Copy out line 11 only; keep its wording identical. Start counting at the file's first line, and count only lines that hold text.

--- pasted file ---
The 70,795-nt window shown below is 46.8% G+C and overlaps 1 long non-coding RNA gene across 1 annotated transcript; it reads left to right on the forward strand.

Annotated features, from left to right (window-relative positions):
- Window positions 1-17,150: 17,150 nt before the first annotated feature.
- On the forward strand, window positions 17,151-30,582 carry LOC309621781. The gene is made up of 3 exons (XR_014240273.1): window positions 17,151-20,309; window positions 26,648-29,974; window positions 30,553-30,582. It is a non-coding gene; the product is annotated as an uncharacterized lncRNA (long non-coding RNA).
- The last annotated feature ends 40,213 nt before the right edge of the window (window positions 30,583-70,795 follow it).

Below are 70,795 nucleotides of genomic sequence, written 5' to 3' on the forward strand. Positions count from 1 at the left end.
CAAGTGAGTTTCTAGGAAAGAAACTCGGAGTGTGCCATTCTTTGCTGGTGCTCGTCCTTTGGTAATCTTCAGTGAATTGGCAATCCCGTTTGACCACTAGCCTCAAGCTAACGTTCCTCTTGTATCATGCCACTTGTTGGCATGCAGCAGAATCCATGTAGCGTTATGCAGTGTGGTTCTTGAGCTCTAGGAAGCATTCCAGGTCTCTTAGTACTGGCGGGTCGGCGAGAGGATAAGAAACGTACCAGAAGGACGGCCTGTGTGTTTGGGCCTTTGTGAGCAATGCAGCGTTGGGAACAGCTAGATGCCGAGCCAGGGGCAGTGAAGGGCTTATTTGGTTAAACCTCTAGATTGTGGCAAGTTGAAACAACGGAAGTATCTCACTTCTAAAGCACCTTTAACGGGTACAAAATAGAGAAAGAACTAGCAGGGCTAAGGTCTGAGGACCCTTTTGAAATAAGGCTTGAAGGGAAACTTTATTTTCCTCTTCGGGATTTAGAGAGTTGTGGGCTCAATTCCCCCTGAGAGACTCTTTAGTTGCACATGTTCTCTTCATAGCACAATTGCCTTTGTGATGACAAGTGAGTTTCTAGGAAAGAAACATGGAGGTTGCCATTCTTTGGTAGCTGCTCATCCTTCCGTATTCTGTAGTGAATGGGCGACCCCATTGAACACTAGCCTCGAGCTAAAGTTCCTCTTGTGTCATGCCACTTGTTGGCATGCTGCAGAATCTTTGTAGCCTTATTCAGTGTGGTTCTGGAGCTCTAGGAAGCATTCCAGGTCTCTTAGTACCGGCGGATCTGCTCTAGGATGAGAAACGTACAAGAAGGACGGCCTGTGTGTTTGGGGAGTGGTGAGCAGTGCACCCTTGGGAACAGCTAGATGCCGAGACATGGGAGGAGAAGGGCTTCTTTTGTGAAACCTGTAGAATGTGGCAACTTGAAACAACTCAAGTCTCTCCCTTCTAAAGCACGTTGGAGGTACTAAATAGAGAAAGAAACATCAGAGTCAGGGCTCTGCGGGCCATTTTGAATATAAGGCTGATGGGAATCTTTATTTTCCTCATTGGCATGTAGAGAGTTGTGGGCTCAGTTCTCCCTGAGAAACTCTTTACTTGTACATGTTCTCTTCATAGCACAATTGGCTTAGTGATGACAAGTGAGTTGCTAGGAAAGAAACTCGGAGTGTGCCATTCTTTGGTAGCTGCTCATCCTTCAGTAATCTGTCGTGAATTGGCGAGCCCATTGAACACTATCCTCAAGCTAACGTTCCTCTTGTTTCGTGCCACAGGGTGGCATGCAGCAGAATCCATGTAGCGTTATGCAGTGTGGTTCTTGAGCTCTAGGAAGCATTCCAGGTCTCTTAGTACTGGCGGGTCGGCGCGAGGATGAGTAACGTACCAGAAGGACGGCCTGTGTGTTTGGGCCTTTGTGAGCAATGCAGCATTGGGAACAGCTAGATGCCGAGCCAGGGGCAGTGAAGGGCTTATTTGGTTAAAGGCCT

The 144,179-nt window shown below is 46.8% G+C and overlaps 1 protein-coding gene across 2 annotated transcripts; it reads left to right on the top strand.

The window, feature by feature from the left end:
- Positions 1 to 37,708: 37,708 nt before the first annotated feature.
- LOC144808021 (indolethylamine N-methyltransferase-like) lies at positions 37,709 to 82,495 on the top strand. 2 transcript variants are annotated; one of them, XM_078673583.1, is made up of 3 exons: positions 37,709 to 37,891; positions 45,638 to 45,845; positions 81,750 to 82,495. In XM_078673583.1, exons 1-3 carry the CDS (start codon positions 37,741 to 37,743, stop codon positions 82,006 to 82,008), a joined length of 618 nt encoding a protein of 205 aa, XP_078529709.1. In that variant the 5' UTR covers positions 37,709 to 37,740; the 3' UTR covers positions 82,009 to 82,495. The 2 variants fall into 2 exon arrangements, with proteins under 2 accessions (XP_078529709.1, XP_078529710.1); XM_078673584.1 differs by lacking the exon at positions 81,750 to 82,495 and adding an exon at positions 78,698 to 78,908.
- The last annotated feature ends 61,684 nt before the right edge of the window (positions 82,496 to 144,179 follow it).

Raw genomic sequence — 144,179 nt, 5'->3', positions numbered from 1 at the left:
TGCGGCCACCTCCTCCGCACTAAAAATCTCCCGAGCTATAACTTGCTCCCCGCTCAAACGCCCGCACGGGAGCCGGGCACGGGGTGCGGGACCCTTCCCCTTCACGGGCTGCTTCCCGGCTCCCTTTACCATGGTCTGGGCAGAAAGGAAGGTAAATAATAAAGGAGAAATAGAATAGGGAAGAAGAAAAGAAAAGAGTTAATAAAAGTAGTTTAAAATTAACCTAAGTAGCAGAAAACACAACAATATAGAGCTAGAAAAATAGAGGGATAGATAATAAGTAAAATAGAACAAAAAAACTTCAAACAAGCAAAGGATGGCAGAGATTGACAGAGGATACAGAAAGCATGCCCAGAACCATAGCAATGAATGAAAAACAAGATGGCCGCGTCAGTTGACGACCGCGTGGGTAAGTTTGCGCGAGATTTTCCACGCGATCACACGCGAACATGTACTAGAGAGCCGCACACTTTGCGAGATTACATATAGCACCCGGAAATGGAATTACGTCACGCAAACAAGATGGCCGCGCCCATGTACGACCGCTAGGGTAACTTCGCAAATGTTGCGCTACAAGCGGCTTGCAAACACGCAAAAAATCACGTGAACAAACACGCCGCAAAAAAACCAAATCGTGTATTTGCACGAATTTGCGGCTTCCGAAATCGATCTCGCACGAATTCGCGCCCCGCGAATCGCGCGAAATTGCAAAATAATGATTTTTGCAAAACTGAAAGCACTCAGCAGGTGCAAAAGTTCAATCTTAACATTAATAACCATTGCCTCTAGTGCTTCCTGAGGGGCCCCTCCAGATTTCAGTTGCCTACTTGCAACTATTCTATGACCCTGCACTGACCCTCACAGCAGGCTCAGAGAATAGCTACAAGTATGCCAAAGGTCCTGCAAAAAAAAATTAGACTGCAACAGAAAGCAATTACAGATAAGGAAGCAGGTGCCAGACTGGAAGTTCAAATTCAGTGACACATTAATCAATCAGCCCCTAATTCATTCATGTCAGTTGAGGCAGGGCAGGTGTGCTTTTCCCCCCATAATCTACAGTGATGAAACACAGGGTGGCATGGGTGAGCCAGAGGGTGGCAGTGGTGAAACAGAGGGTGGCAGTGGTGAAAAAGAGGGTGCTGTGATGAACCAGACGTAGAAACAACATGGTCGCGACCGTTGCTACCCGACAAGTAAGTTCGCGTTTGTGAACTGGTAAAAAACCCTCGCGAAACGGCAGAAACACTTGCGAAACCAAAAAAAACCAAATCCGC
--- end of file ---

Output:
- LOC144808021 (indolethylamine N-methyltransferase-like) lies at positions 37,709 to 82,495 on the top strand. 2 transcript variants are annotated; one of them, XM_078673583.1, is made up of 3 exons: positions 37,709 to 37,891; positions 45,638 to 45,845; positions 81,750 to 82,495. In XM_078673583.1, exons 1-3 carry the CDS (start codon positions 37,741 to 37,743, stop codon positions 82,006 to 82,008), a joined length of 618 nt encoding a protein of 205 aa, XP_078529709.1. In that variant the 5' UTR covers positions 37,709 to 37,740; the 3' UTR covers positions 82,009 to 82,495. The 2 variants fall into 2 exon arrangements, with proteins under 2 accessions (XP_078529709.1, XP_078529710.1); XM_078673584.1 differs by lacking the exon at positions 81,750 to 82,495 and adding an exon at positions 78,698 to 78,908.